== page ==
Options Available for Treating Seasonal Allergies
Allergy season started later this year
FARGO, N.D. — Now that allergy season has started, you might find yourself avoiding the outdoors just so you don’t have to deal with the itchy eyes and the runny nose.
“Just really makes you irritated and inflamed like your nose puffs up and you have trouble breathing, sneeze a lot, your eyes get itchy,” Eddie Barragan, an allergy sufferer said.
The F–M area saw a later start to allergy season this year because of the long winter.
“This year we didn’t see any allergies until late April, because it was frozen until the weather kind of warmed up. Then they start releasing pollen. The more important thing is a lot of people misunderstand pollen vs. ‘I’m allergic to that tree.’ Actually you’re allergic to pollen,” Dr. Woei Yeang Eng, an allergist at Sanford Health, said.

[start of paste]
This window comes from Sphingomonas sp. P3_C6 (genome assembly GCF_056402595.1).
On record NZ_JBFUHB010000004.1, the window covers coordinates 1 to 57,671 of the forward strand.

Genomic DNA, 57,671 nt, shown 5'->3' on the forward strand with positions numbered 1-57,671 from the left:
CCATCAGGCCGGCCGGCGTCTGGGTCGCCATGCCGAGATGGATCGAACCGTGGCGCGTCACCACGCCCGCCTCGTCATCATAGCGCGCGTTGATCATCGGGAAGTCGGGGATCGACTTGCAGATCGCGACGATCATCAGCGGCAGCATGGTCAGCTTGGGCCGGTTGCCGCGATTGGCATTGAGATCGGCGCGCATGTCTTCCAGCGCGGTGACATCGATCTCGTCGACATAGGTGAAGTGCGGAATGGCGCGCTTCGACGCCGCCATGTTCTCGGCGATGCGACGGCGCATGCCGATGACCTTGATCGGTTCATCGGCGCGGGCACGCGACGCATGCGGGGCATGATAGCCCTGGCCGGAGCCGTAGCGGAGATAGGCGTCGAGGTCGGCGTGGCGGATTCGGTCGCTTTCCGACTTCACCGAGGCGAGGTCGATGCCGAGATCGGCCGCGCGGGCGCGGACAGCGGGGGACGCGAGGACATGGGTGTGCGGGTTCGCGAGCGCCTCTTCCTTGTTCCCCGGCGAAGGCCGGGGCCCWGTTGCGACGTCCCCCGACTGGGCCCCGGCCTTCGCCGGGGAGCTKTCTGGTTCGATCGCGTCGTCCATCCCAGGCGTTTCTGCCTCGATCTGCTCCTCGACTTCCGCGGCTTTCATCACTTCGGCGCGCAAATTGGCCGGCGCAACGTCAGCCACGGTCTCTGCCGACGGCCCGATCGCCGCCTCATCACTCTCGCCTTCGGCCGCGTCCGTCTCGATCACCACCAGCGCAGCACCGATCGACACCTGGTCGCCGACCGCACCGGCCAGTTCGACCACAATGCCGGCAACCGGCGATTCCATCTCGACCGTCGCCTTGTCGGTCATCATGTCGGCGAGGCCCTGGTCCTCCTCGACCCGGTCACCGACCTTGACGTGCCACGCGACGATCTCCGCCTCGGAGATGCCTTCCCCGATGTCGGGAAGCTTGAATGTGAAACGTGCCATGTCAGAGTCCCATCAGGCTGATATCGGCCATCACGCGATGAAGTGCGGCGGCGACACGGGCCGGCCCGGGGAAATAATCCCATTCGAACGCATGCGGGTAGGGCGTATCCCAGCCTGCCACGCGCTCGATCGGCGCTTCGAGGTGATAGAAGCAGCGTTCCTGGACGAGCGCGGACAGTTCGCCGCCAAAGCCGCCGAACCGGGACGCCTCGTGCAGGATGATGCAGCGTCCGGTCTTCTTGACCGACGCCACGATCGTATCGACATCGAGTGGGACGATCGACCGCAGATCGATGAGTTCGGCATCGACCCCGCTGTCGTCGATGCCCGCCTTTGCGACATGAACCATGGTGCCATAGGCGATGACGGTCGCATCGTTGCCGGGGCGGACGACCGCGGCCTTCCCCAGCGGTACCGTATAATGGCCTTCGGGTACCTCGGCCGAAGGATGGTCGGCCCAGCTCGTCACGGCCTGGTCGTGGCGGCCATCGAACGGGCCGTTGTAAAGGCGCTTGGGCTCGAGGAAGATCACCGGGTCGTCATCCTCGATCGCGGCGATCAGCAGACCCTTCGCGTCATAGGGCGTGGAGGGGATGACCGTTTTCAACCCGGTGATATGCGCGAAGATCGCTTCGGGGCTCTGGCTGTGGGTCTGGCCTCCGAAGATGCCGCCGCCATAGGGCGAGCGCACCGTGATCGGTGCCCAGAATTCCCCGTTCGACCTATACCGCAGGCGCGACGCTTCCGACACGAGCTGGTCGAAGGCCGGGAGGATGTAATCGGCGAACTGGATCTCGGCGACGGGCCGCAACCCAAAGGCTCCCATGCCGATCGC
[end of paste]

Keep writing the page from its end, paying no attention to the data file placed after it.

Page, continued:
Even if you don’t live around any plants or animals you might think you’re allergic to, you could still be exposed to allergens anywhere when the wind blows.
If you aren’t sure what specifically is triggering your allergies, you can have an allergist do a test where they prick your skin with different antigens to see which ones you react to.
“You want to know if it’s allergy or irritation. There are people that start sneezing when they get exposure to dust only, or when they smell flowers. It doesn’t have to be allergies. Irritants can give you similar symptoms,” Eng said.
Antihistamines and nasal sprays can ease allergy symptoms, but allergy shots can build up your tolerance overtime.
Some things you can do to avoid pollen at home include keeping your doors and windows closed, keeping the air conditioning on, not line–drying your clothes outside, and showering after outdoor activities.